Lawmakers have introduced a number of bills that would help federal retirees.
While many federal employees fear the erosion of their benefits, sometimes change is a good thing. In recent years, new laws and regulations have allowed federal workers to receive credit for unused sick leave and apply prior part-time service when calculating their retirement eligibility, among other things. While those changes are welcome, there’s more work to be done to strengthen federal benefits. Fortunately, some lawmakers are working to do just that.
One concern often raised with respect to employees serving under temporary appointments is that they are excluded from federal employee retirement programs. Under both the Civil Service Retirement System and the Federal Employees Retirement System, an individual must work for at least five years to qualify for a retirement benefit. Most temporary employees never fulfill this five-year requirement. Under CSRS, such employment may be available for credit later if the individual has subsequent service covered by the retirement system. In those cases, employees may make a civilian service credit deposit to receive credit for prior service not covered by retirement deductions. When FERS was established, there was no provision for obtaining credit for non-covered service performed after 1988.
That could change. On May 2, Reps. Derek Kilmer, D-Wash., and Tom Cole, R-Okla., introduced the Federal Retirement Fairness Act (H.R. 2478). If signed into law, the bill would allow federal employees covered under FERS to make a deposit for post-1988 civilian service that was previously not available for credit. Similar bills were previously introduced in Congress, but unlike those bills, H.R. 2478 would also explicitly cover temporary Postal Service employees. Although the bill is supported by the National Active and Retired Federal Employees Association, the National Association of Letter Carriers, and the Federal Managers Association, among others, it is important for members of Congress to hear from individual employees whose lives would be impacted by this change.
There are additional bills pending in Congress that, if passed, would improve the benefits of federal employment, including:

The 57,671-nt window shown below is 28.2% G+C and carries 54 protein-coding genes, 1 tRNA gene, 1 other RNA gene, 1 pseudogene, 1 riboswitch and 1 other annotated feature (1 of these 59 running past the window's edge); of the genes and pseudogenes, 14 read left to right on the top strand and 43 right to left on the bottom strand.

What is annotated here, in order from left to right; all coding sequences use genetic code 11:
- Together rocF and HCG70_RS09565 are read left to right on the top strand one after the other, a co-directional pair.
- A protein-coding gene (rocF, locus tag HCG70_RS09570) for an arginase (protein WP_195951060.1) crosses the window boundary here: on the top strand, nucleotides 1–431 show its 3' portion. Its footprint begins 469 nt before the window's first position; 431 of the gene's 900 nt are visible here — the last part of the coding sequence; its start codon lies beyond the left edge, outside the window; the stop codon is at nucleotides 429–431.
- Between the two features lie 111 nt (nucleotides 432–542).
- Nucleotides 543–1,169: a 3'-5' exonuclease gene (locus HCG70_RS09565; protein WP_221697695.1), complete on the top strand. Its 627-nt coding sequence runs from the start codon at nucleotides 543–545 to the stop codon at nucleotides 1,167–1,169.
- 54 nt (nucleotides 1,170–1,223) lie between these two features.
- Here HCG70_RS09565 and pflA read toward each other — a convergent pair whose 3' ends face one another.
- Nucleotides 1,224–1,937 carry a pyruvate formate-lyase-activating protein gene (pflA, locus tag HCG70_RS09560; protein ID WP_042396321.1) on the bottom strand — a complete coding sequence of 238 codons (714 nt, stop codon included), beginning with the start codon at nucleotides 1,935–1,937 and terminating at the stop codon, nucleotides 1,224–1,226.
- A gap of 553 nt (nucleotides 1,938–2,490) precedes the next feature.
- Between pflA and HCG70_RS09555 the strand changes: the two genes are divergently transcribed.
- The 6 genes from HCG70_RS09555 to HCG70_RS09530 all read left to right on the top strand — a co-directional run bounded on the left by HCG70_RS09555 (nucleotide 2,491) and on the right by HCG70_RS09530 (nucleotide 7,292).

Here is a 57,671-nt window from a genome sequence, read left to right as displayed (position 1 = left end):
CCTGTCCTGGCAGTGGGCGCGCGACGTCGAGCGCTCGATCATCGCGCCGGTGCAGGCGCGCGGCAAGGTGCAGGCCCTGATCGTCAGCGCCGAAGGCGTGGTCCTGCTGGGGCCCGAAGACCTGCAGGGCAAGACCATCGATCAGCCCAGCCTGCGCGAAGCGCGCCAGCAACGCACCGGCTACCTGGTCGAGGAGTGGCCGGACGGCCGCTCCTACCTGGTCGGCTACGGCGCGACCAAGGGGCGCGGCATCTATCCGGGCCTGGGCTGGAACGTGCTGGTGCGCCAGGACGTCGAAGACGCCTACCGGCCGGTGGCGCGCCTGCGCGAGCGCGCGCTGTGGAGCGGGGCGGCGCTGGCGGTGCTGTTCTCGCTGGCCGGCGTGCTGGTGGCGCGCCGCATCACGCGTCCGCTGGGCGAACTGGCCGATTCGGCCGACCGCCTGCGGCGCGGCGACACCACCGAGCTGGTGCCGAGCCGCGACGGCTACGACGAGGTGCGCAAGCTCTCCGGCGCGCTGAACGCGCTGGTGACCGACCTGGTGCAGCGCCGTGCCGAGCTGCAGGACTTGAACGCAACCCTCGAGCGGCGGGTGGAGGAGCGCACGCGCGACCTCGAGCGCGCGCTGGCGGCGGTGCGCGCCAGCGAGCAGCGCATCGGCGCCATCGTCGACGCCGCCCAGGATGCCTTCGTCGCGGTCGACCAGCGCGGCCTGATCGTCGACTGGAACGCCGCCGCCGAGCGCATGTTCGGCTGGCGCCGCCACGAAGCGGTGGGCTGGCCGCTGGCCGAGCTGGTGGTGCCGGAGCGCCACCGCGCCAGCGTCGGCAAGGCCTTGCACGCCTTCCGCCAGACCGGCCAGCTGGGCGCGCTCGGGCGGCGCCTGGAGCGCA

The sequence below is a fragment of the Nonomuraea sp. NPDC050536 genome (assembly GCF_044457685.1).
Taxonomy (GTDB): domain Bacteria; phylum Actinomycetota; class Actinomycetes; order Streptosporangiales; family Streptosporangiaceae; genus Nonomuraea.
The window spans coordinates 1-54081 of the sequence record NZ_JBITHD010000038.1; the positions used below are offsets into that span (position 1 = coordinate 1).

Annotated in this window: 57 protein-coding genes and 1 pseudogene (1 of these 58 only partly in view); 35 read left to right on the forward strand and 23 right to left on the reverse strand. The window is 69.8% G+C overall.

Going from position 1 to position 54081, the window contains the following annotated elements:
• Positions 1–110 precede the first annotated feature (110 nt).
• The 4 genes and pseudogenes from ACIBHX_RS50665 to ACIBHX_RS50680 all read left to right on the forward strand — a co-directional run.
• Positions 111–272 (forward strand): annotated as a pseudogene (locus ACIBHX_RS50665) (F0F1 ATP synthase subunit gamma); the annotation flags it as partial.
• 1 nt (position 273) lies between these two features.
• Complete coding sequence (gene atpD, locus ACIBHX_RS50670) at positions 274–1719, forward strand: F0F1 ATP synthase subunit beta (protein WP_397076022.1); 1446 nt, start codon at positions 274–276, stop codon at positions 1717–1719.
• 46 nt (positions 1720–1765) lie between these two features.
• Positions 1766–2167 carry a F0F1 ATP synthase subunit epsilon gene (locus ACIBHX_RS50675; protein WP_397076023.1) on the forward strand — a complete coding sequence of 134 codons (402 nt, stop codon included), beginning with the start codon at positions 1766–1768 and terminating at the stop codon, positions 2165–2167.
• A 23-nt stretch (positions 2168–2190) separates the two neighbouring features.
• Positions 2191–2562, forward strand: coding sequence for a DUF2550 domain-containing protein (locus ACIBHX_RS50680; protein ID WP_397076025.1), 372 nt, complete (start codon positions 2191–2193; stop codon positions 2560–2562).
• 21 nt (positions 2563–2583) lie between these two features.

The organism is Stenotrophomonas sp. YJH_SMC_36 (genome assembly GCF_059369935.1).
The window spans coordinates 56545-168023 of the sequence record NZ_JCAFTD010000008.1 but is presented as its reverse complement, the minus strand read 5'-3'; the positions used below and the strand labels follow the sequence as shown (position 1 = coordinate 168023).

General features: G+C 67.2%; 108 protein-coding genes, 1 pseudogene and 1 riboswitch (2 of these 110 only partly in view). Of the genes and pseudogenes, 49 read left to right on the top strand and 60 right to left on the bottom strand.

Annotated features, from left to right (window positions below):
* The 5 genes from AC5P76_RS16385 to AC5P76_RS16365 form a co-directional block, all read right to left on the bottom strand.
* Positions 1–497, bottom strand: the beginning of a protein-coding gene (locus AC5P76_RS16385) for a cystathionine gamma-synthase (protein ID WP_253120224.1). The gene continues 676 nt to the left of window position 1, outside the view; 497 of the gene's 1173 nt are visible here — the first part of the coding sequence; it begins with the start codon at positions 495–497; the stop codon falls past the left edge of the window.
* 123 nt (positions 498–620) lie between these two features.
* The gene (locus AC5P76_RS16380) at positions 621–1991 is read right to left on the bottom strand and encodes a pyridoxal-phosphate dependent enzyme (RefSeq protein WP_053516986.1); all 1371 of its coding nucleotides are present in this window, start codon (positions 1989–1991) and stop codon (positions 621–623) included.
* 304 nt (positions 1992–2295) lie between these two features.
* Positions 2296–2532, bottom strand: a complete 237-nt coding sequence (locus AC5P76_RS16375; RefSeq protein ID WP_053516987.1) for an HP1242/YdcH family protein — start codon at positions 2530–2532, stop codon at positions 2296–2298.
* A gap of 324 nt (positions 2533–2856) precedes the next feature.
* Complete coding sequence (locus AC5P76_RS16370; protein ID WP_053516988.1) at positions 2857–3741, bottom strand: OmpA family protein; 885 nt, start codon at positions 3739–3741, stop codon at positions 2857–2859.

- The Social Security Fairness Act of 2019 (H.R. 141/S. 521), introduced in the House by Rep. Rodney Davis, R-Ill., and in the Senate by Sen. Sherrod Brown, D-Ohio, would repeal the Government Pension Offset and the Windfall Elimination Provision.
- The Equal COLA Act (H.R. 1254), sponsored by Rep. Gerry Connolly, D-Va., would revise cost-of-living adjustments for federal retirees. In 2019, CSRS retirees and Social Security beneficiaries received a 2.8% cost-of-living adjustment, but FERS retirees only received a 2% COLA. Current law holds the FERS COLA at 2% if the full COLA falls between 2% and 3%, and reduces FERS COLAs by one percentage point if the full COLA exceeds 3%. This policy, enacted in the 1980s with the creation of FERS, fails to fully protect the earned value of FERS annuities.
- The USPS Fairness Act (H.R. 2382), sponsored by Rep. Peter DeFazio, D-Ore., would end the requirement that the Postal Service fully pre-fund the future health benefits of its retirees. In a statement, DeFazio noted that USPS is the only federal agency that is required to pre-fund decades’ worth of health benefits for future retirees. Since 2007, this unfair mandate is responsible for more than 90 percent of USPS’s financial losses and 100 percent of losses over the past six years.
One way to bring awareness to these bills is to write to your representatives in Congress and let them know what it would mean to you if these bills became law. Personal messages are more effective in influencing a legislator's perspective. NARFE’s Advocacy Department provides sample letters that make it easy to contact your representatives to let them know that you support legislation that would help you, as well as the greater federal workforce.